That’s just nonsense, and there’s plenty more of it in Senator Biden’s record. He’s against drilling off our coasts, for environmental reasons. But he says that offshore drilling holds real promise for the island nation of Cyprus — as if the environmental safeguards of the Cypriots are more rigorous than our own. And so far as he and Senator Obama are concerned, nuclear power’s okay, too — but only for France and other European nations. Our opponents seem to have all sorts of solutions for the energy needs of other nations — now if only they’d focus more on what America needs.
It’s worth asking why Senators Obama and Biden are opposed to the very same production methods in America that they advocate for other nations. Usually, the answer we hear is that they fear environmental harm from domestic production, especially in the case of offshore drilling. But there’s a big problem here, even if we take their argument on its own terms. Technology has made production far cleaner than was once thought possible — by use of such methods as horizontal drilling, carbon capture and storage, and enhanced recovery. And those cleaner, safer technologies are far likelier to be used in the United States and Canada than by China, India, or other developing nations.
So policies that forego domestic production don’t protect our environment. They simply accelerate and reward dirtier and more dangerous methods of production elsewhere, in countries that apply few if any environmental safeguards. While our opponents like to posture as defenders of the environment, in practice their refusal to support more domestic production does more harm than good.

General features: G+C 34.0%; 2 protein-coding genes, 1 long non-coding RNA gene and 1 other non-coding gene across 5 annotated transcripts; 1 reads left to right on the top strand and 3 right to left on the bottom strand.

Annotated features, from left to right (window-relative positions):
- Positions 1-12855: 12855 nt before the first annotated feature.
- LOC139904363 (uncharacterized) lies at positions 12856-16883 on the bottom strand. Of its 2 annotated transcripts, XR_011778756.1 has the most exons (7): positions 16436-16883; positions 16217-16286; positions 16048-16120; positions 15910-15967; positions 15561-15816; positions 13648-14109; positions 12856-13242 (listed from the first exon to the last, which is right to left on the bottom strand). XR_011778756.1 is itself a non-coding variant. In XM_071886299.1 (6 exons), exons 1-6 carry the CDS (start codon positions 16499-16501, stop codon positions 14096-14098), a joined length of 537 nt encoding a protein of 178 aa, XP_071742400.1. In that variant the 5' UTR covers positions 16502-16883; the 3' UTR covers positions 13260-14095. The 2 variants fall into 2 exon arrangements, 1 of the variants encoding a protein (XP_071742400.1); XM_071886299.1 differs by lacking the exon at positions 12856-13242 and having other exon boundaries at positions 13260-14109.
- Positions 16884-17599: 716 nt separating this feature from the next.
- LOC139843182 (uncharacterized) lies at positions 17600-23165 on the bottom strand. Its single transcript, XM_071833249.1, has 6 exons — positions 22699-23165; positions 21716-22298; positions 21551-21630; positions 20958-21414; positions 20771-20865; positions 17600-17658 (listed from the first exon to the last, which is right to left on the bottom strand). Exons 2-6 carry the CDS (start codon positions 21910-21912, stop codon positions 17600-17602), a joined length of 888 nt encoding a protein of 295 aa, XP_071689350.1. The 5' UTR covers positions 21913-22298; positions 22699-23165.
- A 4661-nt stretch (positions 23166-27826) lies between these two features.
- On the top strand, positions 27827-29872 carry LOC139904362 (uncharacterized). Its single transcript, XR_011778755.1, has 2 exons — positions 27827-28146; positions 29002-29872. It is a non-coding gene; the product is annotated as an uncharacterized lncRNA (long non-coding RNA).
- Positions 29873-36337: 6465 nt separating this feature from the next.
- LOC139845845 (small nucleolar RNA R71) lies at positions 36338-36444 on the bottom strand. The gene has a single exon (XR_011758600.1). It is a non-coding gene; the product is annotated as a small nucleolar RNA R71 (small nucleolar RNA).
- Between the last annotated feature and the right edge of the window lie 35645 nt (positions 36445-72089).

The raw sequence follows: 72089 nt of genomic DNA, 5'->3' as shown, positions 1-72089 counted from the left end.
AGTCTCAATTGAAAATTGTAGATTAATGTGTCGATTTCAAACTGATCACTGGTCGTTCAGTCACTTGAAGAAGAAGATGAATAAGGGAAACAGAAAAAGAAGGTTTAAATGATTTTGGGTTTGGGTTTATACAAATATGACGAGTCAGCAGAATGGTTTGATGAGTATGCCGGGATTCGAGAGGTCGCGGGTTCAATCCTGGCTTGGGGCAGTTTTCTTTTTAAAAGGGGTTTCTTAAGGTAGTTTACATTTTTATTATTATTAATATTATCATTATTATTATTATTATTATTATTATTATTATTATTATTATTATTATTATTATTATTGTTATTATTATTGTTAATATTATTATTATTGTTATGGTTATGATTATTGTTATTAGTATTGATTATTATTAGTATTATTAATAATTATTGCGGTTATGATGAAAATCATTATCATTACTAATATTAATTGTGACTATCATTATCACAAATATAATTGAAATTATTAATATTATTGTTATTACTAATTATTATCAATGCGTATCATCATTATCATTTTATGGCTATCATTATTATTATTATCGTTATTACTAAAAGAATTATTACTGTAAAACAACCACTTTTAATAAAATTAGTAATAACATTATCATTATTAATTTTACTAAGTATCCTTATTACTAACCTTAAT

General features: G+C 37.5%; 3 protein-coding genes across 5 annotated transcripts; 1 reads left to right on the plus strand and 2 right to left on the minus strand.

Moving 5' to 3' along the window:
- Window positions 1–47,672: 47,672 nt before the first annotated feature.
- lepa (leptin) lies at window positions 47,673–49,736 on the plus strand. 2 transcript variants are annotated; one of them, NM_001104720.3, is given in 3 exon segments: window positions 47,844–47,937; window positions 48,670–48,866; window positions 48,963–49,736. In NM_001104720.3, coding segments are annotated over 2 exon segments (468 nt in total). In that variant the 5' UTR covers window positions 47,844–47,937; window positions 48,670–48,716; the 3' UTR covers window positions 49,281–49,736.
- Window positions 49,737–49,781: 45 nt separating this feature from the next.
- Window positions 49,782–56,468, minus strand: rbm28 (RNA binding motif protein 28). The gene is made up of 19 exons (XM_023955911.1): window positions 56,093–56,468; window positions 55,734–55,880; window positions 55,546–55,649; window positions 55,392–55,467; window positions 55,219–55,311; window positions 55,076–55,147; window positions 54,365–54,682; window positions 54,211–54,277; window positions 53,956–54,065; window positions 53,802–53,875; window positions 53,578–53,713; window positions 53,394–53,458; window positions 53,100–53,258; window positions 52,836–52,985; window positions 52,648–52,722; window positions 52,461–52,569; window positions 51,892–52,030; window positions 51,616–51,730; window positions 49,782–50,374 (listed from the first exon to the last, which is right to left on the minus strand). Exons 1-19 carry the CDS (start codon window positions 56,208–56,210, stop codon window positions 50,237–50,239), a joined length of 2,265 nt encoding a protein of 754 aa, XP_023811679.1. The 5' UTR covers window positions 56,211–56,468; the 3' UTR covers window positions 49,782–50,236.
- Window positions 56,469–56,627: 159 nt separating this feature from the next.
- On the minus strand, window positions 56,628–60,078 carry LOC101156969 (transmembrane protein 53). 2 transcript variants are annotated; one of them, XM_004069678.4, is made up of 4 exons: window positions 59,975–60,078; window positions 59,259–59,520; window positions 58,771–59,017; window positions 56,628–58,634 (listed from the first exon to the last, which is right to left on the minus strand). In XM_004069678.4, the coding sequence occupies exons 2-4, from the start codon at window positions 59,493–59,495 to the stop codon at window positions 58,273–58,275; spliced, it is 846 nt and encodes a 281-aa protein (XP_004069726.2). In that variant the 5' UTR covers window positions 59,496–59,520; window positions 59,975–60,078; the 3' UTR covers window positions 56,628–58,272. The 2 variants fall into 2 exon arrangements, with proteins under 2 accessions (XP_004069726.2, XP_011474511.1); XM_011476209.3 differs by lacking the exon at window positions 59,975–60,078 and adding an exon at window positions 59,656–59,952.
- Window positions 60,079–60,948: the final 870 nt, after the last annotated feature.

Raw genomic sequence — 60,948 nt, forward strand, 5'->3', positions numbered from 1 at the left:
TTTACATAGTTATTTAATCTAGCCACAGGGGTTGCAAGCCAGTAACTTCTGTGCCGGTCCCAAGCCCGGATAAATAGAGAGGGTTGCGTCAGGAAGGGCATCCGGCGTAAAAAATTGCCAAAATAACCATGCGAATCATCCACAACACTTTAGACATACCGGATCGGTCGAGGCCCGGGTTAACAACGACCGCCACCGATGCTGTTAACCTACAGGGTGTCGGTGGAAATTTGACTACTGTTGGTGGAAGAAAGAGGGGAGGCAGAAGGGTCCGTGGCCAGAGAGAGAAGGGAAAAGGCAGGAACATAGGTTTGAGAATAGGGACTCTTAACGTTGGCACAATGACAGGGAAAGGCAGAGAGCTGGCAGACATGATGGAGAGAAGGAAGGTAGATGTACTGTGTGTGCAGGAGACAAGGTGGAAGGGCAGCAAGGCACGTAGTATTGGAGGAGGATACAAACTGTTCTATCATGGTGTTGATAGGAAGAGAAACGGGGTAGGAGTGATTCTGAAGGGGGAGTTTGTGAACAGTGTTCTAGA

As for our coal resources, America has more coal than the oil riches of Saudi Arabia. Burning coal cleanly is a challenge of practical problem-solving and human ingenuity — and we have no shortage of those in America either. So, in a McCain administration, we will commit two billion dollars each year, until 2024, to clean-coal research, development, and deployment. We will refine the techniques and equipment. We will deliver not only electricity but jobs to some of the areas hardest hit by our economic troubles.
And in the end, with or without the green light from Joe the Six-Term Senator, we will make clean coal a reality. For the sake of our nation’s security and our prosperity, we need American energy resources, brought to you by American ingenuity, and produced by American workers.